anon--1) I'd recommend not doing this until much later in the base period or build period when your aerobic fitness and speed skills are both much improved. You're suggesting a more advanced workout. 2) Unfortunately, there isn't. You need to get those potential injury areas under control/stronger before doing force workouts. If I was coaching you I'd have you meet with my physical therapist to figure out why this is happening and what we could do about it. Good luck!

At January 25, 2010 3:03 PM , Anonymous Anonymous said...

The information here is great. I will invite my friends here.


At January 26, 2010 7:44 AM , Anonymous Anonymous said...

Hi Joe,

Thanks, but I guess I was more interested in a discussion of how these "running from the core with gravity" styles of running compares to what you are suggesting in this piece. Your recent positive comments about minimal shoes and forefoot landing seemed to be heading toward the "core" styles but this goes back hard the other way.



At January 29, 2010 4:39 PM , Blogger eChiFitness said...

Pose Method and ChiRunning are often considered similar. But the only major similarity is they both suggest a forward lean to engage the pull of gravity. Aside from this, there are major differences between the techniques. To highlight just a few:

Pose Method vs. ChiRunning
- forefoot (ball of the foot) vs. midfoot (relaxed fullfoot landing on structure of the foot)
- leg motion (ankle/knee/leg moves vertical vs. knee remains relatively low and only the ankle raises via a knee bend)
- static pelvis vs. pelvic rotation to increase stride length to the rear
- variable cadence vs. constant cadence


At February 8, 2010 12:56 PM , Anonymous Carlos said...

Hi Joe, thanks a lot for your posts and your books. Your Training Bible has been an essential tool for me to learn the basics of training and to begin to coach myself (hope your new books comes soon!).
Going to the point, I would like to "support" the question by Guy. It would be quite interesting if you could write some lines (maybe a post) about the notion "running from the core with gravity". I'm racing my first triathlon season and I began running with Pose method here in Argentina (I am a Brazilian living here) in July. My experience hasn't been that good with forefoot stride (I got the way to do that very confortably, but unfortunately had some tibial tendon problems), so I'm addapting to midfoot striking. Well, Pose runners emphasize very much the "forefoot" point, but I really think that the most interesting notion in Pose method is that of "running from the core with gravity" (sory, I haven't read mucho on Chi running), and that such un idea applies either to forefoot or midfoot striking (since a central point here is "landing with the feet under the center of mass" I doubt if it is doable with heel striking).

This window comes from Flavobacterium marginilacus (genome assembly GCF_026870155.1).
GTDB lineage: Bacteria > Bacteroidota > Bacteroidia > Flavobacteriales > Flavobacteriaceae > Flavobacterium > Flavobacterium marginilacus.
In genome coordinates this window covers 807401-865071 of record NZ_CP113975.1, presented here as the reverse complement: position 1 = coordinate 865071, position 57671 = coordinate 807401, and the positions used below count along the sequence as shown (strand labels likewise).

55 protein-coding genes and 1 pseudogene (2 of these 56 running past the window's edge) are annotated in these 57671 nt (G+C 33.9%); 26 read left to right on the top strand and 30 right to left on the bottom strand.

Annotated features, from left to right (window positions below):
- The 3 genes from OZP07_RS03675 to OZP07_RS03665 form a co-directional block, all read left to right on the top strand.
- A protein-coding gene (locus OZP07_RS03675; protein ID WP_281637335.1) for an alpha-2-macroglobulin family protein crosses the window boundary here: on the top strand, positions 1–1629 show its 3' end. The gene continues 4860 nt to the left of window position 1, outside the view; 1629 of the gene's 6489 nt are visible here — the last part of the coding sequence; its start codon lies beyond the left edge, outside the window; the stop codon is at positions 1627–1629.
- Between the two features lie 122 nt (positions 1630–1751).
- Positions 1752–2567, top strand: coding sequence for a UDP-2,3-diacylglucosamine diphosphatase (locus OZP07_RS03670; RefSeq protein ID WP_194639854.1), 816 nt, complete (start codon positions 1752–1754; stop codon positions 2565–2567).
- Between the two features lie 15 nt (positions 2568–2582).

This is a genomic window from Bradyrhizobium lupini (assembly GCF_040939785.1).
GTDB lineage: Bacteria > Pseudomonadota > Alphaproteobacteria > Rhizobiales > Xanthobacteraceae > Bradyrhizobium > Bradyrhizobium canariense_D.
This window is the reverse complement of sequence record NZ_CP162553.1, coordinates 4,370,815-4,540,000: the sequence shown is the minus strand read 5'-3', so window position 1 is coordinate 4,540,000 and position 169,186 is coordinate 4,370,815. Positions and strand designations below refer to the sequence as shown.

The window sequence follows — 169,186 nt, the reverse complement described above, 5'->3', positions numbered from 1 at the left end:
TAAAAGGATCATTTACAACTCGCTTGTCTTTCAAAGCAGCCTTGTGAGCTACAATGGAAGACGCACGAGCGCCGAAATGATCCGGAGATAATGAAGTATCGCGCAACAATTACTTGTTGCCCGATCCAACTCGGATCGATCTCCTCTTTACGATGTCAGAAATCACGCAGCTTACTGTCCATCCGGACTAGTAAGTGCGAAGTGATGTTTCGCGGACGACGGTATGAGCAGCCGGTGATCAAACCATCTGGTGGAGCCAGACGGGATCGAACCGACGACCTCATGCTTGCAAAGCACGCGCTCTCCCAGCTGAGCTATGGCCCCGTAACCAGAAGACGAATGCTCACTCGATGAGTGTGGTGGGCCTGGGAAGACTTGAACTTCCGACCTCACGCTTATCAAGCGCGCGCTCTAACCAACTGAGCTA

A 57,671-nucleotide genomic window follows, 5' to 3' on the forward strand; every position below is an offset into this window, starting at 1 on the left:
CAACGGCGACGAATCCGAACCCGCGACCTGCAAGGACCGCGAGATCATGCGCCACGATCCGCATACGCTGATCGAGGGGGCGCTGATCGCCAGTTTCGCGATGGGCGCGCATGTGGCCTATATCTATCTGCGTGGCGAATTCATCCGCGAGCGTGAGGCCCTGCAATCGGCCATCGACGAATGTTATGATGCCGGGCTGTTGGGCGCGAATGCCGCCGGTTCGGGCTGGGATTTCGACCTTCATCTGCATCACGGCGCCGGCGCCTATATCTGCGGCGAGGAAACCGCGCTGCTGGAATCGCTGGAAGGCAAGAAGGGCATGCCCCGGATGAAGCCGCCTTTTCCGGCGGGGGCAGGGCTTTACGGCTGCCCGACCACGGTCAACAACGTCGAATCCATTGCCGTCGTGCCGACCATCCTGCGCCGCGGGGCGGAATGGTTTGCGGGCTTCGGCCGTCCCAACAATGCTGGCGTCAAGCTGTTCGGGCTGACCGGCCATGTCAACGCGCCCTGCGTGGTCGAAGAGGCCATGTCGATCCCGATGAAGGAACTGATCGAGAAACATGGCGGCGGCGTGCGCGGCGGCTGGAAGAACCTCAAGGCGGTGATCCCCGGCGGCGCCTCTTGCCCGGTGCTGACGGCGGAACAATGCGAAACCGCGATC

It would be really great if you cound write a little bit on "core/gravity" running and how it relates/interferes, for example, with stride length/cadence or diferent "standard" workouts.
Yours sincerely,
Carlos Cuenca

At February 8, 2010 5:38 PM , Blogger eChiFitness said...

Pose Method and ChiRunning both suggest a forward lean (running with gravity). Aside from an aligned posture, this is the only common trait between them.

ChiRunning suggests a midfoot (relaxed fullfoot) landing to reduce/eliminate stress on the lower leg/foot; which is where many running injuries occur.

The ChiRunning leg motion is also very different from Pose: in CR the heel floats up by allowing the knee to bend. The knee/upper leg comes forward slightly but does not rise up. In Pose, the heel is lifted (pulled) vertically to the butt and the knee/upper leg rises with it.

Blog post with diagram:

Hope this helps. ChiRunning website:


At February 10, 2010 8:20 AM , Anonymous Carlos said...

Hi David, thanks a lot for your comments on Chi Running, which really helped a lot. A question is whether "gravity running" puts traditional assumptions on the importance of force in running in a different perspective or not. I've the sensation that, if one tries to think in a non-dogmatic way (Dr. Romanov seems to be quite strict..) the "core" of both Pose and Chi running are more the thing of "running with gravity" instead of fighting it than the choice between mid or frontfoot strikes, and I think the way this notion might interfere in running and workouts deserves some thoughts. For example, my ex-Pose coach here in Argentina told me once that "hill training is just useless in Pose method". Well, I think such an aseverance is quite exagerated and dogmatic, but anyway it would be interesting to think about how "gravity running" the design of workouts.


Post a Comment

<< Home